The fish and chip shop market is undergoing a period of contraction and business transfer agents are warning that the number of outlets will continue to fall over the coming years.
Already the market is seeing a steady increase in the number of shops closing while new and existing operators are proceeding with caution before investing in sites, with rising costs - in particular raw materials, wages and rents - being the main reasons.
Robert Eggleton, managing director of Mandens, which has been selling fish and chip shops for over 50 years, believes some existing operators are being squeezed so tightly on margins that many are struggling to make a worthwhile profit for the long hours worked while others are making very little profit at all. Fears are that it will probably be the smaller turnover shops that are at the biggest risk.
Robert comments: “One advantage of having been in involved in the trade for such a long period of time is the wide perspective it gives. We have seen the good times and the more difficult times. There is little doubt that the trade is partway through some major changes.
“These changes started some 18 months ago and will play out over the next two to four years and the outcome will be a reduction in the number of fish and chip shops, but those that remain will be the higher turnover, higher quality shops.
“The hard reality is that smaller turnover shops are finding it increasingly difficult to return a profit. For many shops, turnover has been flat and for some, it has contracted, not badly, but with increased costs even to hold turnover is, in real terms, to go backwards. With the higher cost of fish, potatoes, wages and other overheads, most shops have had to increase prices which would normally result in increased turnover.”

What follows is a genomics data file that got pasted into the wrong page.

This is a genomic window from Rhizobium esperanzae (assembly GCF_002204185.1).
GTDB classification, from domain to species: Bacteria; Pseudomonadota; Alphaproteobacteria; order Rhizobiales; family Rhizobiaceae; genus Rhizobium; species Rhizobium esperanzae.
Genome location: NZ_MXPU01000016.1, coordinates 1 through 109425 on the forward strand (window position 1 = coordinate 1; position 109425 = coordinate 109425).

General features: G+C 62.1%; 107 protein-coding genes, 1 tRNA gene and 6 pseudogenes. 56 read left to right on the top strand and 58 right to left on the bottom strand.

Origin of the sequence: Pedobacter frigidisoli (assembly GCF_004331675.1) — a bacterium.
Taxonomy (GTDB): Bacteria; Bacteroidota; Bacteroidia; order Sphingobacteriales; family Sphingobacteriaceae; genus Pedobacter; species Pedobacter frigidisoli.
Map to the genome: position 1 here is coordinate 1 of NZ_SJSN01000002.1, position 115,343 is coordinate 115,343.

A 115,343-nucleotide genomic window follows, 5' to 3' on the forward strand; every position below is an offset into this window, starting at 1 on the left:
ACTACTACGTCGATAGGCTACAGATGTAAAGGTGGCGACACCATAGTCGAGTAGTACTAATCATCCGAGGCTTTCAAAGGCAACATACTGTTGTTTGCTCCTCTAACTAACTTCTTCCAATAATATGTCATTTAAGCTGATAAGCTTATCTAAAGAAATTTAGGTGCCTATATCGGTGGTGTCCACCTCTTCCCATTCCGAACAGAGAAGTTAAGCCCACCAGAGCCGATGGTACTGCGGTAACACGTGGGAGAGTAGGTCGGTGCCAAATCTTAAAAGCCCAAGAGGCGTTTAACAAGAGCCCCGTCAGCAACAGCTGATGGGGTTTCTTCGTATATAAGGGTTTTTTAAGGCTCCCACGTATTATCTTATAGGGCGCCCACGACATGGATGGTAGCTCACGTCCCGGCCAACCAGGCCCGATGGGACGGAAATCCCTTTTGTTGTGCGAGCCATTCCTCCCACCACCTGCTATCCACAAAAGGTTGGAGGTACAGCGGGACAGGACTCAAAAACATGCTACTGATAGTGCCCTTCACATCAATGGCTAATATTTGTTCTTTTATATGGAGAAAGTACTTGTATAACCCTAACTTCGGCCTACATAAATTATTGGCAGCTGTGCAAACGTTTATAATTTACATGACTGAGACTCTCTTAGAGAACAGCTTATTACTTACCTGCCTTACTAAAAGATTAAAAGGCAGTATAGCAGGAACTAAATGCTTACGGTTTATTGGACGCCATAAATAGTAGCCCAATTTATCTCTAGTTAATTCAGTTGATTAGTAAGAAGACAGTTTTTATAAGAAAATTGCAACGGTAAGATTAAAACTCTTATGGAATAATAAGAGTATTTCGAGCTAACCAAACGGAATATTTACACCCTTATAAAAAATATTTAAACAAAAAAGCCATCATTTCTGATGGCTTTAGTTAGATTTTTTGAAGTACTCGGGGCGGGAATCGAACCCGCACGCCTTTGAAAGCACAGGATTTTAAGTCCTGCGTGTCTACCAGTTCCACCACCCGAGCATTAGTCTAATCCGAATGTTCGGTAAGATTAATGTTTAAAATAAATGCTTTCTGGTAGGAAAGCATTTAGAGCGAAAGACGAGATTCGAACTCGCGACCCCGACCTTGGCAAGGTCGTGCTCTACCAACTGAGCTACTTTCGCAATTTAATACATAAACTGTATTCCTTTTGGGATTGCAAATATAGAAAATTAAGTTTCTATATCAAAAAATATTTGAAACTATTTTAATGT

"The hard reality is that smaller turnover shops are finding it increasingly difficult to return a profit."
Despite witnessing a steady rise in shops closing, many agents are not necessarily seeing a correlating rise in the number of shops for sale, perhaps offset somewhat by a reluctance to sell.
Harvey Rosen, director at transfer agent Rosens, comments: “There’s a lot of uncertainty at the moment and a lot of people are sitting on the fence. I would say we’ve got a shortage of shops for sale, especially good fish and chip shops. Usually, Rosens holds in the region of about 250-265 shops, but our present ratio is 210. Whether that’s because shops are doing fantastically well and they don’t want to sell, or because they are doing so badly that they are scared to sell because they won’t get the price, is hard to determine.”
Whilst Mandens also reports no significant change in the number of shops for sale, it says buyers are proceeding with more caution and targeting the higher turnover shops.
Robert adds: “From our perspective as valuers and selling agents we know that a very high proportion of buyers of fish and chip businesses are people already in the trade. If, as has often been the case in the past, the trade has been doing well and making good profits, buyers are confident and want to buy a better, or perhaps a second, shop. At the moment, many are finding trade challenging and are being very careful when choosing which business to buy. Fish and chips is still a very good business but, and there is a big but, you have to have more turnover.”
Despite the current situation, it is predicted that the challenging conditions will ease, with Robert adding: “The uncertainty in the economy and the weak pound, which is one reason for the higher price of fish, caused by the protracted Brexit negotiations, will, at some point, be behind us.”